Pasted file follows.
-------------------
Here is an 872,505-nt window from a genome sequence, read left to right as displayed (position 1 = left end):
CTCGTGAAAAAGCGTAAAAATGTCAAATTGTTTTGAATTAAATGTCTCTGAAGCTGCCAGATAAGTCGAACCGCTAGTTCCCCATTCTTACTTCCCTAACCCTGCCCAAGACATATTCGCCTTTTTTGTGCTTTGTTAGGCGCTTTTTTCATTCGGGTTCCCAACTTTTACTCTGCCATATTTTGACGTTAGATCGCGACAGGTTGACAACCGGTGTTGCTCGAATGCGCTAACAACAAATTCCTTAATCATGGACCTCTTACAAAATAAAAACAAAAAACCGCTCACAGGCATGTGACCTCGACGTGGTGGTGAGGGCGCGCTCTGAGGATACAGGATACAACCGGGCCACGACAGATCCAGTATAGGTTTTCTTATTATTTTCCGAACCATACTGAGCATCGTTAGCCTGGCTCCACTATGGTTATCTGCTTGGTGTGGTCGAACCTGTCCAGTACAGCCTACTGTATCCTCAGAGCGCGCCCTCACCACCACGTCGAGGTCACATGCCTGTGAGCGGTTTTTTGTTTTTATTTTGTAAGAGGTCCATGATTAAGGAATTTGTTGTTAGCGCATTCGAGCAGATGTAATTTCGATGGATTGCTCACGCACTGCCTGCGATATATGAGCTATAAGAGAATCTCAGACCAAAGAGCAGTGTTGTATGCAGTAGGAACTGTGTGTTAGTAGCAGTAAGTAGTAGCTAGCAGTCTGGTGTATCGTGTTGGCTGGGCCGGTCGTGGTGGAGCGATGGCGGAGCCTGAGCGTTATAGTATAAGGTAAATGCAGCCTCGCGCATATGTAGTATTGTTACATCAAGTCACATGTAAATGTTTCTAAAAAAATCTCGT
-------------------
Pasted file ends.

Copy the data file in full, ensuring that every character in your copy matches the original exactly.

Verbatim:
Here is an 872,505-nt window from a genome sequence, read left to right as displayed (position 1 = left end):
CTCGTGAAAAAGCGTAAAAATGTCAAATTGTTTTGAATTAAATGTCTCTGAAGCTGCCAGATAAGTCGAACCGCTAGTTCCCCATTCTTACTTCCCTAACCCTGCCCAAGACATATTCGCCTTTTTTGTGCTTTGTTAGGCGCTTTTTTCATTCGGGTTCCCAACTTTTACTCTGCCATATTTTGACGTTAGATCGCGACAGGTTGACAACCGGTGTTGCTCGAATGCGCTAACAACAAATTCCTTAATCATGGACCTCTTACAAAATAAAAACAAAAAACCGCTCACAGGCATGTGACCTCGACGTGGTGGTGAGGGCGCGCTCTGAGGATACAGGATACAACCGGGCCACGACAGATCCAGTATAGGTTTTCTTATTATTTTCCGAACCATACTGAGCATCGTTAGCCTGGCTCCACTATGGTTATCTGCTTGGTGTGGTCGAACCTGTCCAGTACAGCCTACTGTATCCTCAGAGCGCGCCCTCACCACCACGTCGAGGTCACATGCCTGTGAGCGGTTTTTTGTTTTTATTTTGTAAGAGGTCCATGATTAAGGAATTTGTTGTTAGCGCATTCGAGCAGATGTAATTTCGATGGATTGCTCACGCACTGCCTGCGATATATGAGCTATAAGAGAATCTCAGACCAAAGAGCAGTGTTGTATGCAGTAGGAACTGTGTGTTAGTAGCAGTAAGTAGTAGCTAGCAGTCTGGTGTATCGTGTTGGCTGGGCCGGTCGTGGTGGAGCGATGGCGGAGCCTGAGCGTTATAGTATAAGGTAAATGCAGCCTCGCGCATATGTAGTATTGTTACATCAAGTCACATGTAAATGTTTCTAAAAAAATCTCGT